Yes, you can grill eggs! Yes, I did end up dropping an egg through the grates!
So, here’s how to avoid that problem. First, pick portobello mushrooms that have a nice, deep edge going on. That is how you avoid losing your eggs. Brush the mushrooms off and remove the stems, then use a spoon to scoop out the gills, being careful to leave that oh-so-important outer edge intact. Next, in a little bowl stir together some minced garlic (about a teaspoon) with a few tablespoons of olive oil and a pinch of salt. Brush that all over the mushrooms and let them soak it up for about 20 minutes. Prep your grill to medium-high heat, and place the mushrooms (gill sides up) on the hot grill. Cover and let them cook for about ten minutes before you crack in the eggs. Carefully crack in those eggs!
Cover and let them cook until the eggs are as “set” as you like–for just-set yolks this took about eight minutes on our grill. Use a spatula to place the mushroom-filled-eggs on your serving plates, and spoon on some of the aioli. If you don’t want to bother with aioli, just sprinkle on some shredded cheese for the last couple minutes of cooking. The mushrooms get a nice crust on the bottom and the eggs pick up a lovely whiff of smokiness as they cook. You will like these.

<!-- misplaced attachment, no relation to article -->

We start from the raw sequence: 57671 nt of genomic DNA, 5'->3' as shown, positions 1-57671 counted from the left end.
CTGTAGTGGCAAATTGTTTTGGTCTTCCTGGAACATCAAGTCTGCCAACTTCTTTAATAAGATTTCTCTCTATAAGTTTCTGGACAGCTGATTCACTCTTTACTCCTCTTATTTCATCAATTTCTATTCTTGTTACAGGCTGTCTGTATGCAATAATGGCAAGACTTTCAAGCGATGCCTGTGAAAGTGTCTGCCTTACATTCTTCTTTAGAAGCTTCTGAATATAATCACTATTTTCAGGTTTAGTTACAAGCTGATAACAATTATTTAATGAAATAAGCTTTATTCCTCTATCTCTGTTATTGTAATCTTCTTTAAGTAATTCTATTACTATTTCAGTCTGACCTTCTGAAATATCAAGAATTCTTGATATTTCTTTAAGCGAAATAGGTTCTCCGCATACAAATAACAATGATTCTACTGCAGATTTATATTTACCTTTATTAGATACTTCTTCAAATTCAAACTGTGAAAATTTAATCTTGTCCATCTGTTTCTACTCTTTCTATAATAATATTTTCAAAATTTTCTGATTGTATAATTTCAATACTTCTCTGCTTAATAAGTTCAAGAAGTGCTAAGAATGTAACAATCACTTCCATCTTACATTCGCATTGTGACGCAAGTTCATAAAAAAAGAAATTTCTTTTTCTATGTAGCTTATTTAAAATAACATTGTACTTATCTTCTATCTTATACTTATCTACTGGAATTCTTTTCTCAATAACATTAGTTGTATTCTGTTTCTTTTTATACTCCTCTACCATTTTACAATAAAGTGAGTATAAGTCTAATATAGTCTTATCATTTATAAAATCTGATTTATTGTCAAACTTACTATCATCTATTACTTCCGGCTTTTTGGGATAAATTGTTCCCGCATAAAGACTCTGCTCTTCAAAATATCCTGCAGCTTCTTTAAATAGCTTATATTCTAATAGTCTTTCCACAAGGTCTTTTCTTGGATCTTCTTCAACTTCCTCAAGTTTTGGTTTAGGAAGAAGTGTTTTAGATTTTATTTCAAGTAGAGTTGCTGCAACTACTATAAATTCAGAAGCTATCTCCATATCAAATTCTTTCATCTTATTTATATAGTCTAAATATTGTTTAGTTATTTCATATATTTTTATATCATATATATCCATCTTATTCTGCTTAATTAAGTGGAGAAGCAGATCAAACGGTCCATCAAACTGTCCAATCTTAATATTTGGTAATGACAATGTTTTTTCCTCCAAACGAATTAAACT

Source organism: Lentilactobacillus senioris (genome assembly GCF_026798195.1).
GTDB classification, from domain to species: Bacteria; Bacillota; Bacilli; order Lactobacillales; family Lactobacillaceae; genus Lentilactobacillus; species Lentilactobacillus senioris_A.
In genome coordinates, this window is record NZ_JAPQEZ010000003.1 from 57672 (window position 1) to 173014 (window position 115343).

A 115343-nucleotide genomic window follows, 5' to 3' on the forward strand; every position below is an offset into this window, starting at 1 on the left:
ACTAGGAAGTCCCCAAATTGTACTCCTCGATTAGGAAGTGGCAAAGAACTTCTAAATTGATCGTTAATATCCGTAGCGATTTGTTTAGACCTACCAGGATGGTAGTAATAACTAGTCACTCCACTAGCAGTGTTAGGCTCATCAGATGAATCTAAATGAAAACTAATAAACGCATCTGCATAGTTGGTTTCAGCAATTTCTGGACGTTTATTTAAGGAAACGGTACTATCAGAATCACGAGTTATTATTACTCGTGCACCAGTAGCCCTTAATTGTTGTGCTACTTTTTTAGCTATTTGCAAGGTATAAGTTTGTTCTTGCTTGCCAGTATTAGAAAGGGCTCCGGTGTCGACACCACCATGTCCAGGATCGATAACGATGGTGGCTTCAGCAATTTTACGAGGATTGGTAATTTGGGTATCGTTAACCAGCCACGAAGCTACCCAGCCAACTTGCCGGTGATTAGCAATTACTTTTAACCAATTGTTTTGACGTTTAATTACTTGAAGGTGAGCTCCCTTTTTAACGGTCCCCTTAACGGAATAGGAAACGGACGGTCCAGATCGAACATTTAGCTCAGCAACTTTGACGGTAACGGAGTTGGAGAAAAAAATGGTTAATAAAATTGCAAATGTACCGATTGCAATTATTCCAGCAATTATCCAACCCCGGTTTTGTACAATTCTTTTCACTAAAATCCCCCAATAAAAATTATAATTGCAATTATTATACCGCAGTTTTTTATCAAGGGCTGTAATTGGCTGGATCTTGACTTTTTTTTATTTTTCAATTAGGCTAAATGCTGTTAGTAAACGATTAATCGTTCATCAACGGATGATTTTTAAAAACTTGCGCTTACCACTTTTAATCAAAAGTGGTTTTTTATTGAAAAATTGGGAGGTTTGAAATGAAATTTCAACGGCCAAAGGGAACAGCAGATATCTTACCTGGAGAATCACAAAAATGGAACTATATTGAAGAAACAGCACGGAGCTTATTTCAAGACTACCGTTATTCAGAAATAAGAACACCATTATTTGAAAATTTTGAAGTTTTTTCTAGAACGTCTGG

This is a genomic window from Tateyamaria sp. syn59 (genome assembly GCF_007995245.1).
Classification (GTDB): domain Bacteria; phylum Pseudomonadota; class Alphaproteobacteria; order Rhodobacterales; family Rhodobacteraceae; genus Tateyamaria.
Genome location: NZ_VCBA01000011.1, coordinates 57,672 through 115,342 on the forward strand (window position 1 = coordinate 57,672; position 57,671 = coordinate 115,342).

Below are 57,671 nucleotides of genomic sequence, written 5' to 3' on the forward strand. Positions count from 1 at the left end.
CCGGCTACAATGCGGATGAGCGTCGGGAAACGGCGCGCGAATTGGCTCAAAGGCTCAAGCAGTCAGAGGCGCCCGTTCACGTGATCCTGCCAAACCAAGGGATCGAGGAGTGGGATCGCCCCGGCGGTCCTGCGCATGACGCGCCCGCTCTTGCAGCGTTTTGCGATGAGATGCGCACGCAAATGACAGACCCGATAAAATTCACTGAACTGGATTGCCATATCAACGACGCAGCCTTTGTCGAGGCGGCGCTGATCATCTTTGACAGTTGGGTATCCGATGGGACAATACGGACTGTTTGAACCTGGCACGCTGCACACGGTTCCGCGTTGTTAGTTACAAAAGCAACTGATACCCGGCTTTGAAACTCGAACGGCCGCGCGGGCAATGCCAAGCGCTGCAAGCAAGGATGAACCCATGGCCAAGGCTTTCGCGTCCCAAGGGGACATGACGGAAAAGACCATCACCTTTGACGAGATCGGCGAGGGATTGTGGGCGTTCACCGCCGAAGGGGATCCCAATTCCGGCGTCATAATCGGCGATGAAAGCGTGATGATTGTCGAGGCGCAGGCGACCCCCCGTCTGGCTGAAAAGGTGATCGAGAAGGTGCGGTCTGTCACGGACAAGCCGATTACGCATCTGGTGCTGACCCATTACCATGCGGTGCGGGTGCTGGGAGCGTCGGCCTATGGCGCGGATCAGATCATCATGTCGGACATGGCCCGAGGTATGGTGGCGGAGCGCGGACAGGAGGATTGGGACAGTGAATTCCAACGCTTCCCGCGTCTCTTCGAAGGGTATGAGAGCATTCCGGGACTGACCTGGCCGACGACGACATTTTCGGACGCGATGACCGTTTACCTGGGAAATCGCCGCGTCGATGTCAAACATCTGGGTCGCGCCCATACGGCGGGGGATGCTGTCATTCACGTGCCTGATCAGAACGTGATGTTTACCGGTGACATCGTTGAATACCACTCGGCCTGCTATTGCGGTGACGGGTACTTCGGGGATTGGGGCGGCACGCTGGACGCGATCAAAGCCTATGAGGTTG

For the aioli, just grill a couple of sweet red peppers until the skins are really nice and black, and then pop them into a paper bag to let them steam as they cool off. Peel off the skins and remove the stems and seeds, and pop the grilled peppers in a blender or a food processor with a half of a cup of good mayonnaise, the juice of one lemon, a clove or two of garlic, and a pinch of salt. I like to throw in some crushed red pepper and smoked paprika, too, but they are totally optional. Blend until fairly smooth, and you have a really beautiful sauce for any kind of grilled vegetable–like, say, grilled artichokes:
To grill artichokes, use a sharp, heavy knife and carefully slice them in half–I find it easiest to start at the stem and work my way to the top. Use a spoon to scoop out all of the fuzzy choke on the inside, and give the halves a good rinse under running water. Toss them in a pot of boiling water with a couple of lemon halves, and parboil for 5-10 minutes. Drain and cool, then brush with a little olive oil, and grill until slightly charred and tender enough that the leaves easily pull off from the base. Serve with that great aioli, or just melt a little dish of butter on the grill and squeeze in some fresh lemon for dipping. Delicious.
There are few things better than grilled vegetables, and you really can grill just about anything–give the eggs a try, I think you will find it a fun and tasty break from burgers.
Thanks for reading,